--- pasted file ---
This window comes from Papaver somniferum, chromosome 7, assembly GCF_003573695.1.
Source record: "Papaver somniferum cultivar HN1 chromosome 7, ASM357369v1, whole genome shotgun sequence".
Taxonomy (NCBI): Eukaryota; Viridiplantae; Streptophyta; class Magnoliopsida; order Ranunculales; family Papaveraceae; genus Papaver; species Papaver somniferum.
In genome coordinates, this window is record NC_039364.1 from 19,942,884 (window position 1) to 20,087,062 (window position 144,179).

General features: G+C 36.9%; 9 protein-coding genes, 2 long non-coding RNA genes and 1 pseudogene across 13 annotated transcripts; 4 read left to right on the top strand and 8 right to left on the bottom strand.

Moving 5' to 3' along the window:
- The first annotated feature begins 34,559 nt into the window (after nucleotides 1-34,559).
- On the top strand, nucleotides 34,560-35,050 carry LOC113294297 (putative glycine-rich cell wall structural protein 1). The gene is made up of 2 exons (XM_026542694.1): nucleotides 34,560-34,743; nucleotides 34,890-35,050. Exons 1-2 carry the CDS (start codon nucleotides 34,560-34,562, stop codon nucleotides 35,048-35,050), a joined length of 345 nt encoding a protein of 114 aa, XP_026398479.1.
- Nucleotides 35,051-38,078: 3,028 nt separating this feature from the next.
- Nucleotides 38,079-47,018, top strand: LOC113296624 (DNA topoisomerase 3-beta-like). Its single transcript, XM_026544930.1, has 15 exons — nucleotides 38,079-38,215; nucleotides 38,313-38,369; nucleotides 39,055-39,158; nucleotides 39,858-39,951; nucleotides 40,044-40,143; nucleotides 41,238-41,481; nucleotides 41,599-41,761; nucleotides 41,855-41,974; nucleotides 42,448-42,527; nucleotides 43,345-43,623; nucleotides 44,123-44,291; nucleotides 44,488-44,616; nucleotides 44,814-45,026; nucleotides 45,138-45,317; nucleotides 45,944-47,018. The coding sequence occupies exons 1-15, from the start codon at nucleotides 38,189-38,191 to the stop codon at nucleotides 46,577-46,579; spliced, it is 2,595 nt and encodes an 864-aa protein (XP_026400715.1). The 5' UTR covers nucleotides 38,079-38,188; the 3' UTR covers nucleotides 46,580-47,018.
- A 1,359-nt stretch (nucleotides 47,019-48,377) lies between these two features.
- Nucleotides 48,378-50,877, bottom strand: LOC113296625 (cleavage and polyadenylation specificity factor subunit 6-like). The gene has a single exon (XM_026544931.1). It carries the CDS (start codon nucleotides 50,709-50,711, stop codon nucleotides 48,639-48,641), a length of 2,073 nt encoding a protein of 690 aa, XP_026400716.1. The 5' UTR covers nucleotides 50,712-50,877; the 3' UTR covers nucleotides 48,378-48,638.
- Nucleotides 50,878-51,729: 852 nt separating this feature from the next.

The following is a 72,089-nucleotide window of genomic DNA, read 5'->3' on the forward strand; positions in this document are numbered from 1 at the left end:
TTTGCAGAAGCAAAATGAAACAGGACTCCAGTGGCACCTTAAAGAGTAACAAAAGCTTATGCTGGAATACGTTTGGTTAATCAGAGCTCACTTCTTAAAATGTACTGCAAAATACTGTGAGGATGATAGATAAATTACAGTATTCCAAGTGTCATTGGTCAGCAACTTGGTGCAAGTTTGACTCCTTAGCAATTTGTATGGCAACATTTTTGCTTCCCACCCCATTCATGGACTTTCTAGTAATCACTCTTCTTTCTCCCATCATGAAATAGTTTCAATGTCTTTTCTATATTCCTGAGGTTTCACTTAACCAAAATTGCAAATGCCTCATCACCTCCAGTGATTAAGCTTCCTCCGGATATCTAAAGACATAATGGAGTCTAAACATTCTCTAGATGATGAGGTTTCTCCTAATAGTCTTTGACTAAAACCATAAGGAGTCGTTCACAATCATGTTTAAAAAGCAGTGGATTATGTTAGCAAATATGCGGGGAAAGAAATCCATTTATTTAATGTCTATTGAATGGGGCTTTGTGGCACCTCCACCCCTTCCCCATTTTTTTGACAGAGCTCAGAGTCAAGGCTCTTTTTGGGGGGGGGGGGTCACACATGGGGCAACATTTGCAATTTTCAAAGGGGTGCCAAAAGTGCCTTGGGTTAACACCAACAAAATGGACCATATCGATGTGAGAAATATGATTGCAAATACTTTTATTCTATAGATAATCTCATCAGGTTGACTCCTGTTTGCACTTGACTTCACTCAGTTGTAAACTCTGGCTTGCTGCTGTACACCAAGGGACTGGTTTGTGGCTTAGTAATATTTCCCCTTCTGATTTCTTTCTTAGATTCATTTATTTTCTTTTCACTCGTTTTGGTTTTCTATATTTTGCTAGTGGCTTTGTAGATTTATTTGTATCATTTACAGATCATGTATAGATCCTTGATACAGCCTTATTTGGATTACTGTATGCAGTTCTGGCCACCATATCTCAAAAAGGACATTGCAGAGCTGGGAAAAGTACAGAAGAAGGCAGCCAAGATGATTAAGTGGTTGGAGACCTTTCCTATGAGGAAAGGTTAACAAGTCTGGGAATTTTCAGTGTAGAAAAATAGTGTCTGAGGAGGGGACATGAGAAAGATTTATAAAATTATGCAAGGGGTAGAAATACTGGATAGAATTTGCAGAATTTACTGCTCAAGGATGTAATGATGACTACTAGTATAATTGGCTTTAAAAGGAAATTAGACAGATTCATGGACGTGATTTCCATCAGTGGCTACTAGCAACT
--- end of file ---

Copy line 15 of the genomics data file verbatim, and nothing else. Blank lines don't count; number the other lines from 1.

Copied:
TTTGCAGAAGCAAAATGAAACAGGACTCCAGTGGCACCTTAAAGAGTAACAAAAGCTTATGCTGGAATACGTTTGGTTAATCAGAGCTCACTTCTTAAAATGTACTGCAAAATACTGTGAGGATGATAGATAAATTACAGTATTCCAAGTGTCATTGGTCAGCAACTTGGTGCAAGTTTGACTCCTTAGCAATTTGTATGGCAACATTTTTGCTTCCCACCCCATTCATGGACTTTCTAGTAATCACTCTTCTTTCTCCCATCATGAAATAGTTTCAATGTCTTTTCTATATTCCTGAGGTTTCACTTAACCAAAATTGCAAATGCCTCATCACCTCCAGTGATTAAGCTTCCTCCGGATATCTAAAGACATAATGGAGTCTAAACATTCTCTAGATGATGAGGTTTCTCCTAATAGTCTTTGACTAAAACCATAAGGAGTCGTTCACAATCATGTTTAAAAAGCAGTGGATTATGTTAGCAAATATGCGGGGAAAGAAATCCATTTATTTAATGTCTATTGAATGGGGCTTTGTGGCACCTCCACCCCTTCCCCATTTTTTTGACAGAGCTCAGAGTCAAGGCTCTTTTTGGGGGGGGGGGGTCACACATGGGGCAACATTTGCAATTTTCAAAGGGGTGCCAAAAGTGCCTTGGGTTAACACCAACAAAATGGACCATATCGATGTGAGAAATATGATTGCAAATACTTTTATTCTATAGATAATCTCATCAGGTTGACTCCTGTTTGCACTTGACTTCACTCAGTTGTAAACTCTGGCTTGCTGCTGTACACCAAGGGACTGGTTTGTGGCTTAGTAATATTTCCCCTTCTGATTTCTTTCTTAGATTCATTTATTTTCTTTTCACTCGTTTTGGTTTTCTATATTTTGCTAGTGGCTTTGTAGATTTATTTGTATCATTTACAGATCATGTATAGATCCTTGATACAGCCTTATTTGGATTACTGTATGCAGTTCTGGCCACCATATCTCAAAAAGGACATTGCAGAGCTGGGAAAAGTACAGAAGAAGGCAGCCAAGATGATTAAGTGGTTGGAGACCTTTCCTATGAGGAAAGGTTAACAAGTCTGGGAATTTTCAGTGTAGAAAAATAGTGTCTGAGGAGGGGACATGAGAAAGATTTATAAAATTATGCAAGGGGTAGAAATACTGGATAGAATTTGCAGAATTTACTGCTCAAGGATGTAATGATGACTACTAGTATAATTGGCTTTAAAAGGAAATTAGACAGATTCATGGACGTGATTTCCATCAGTGGCTACTAGCAACT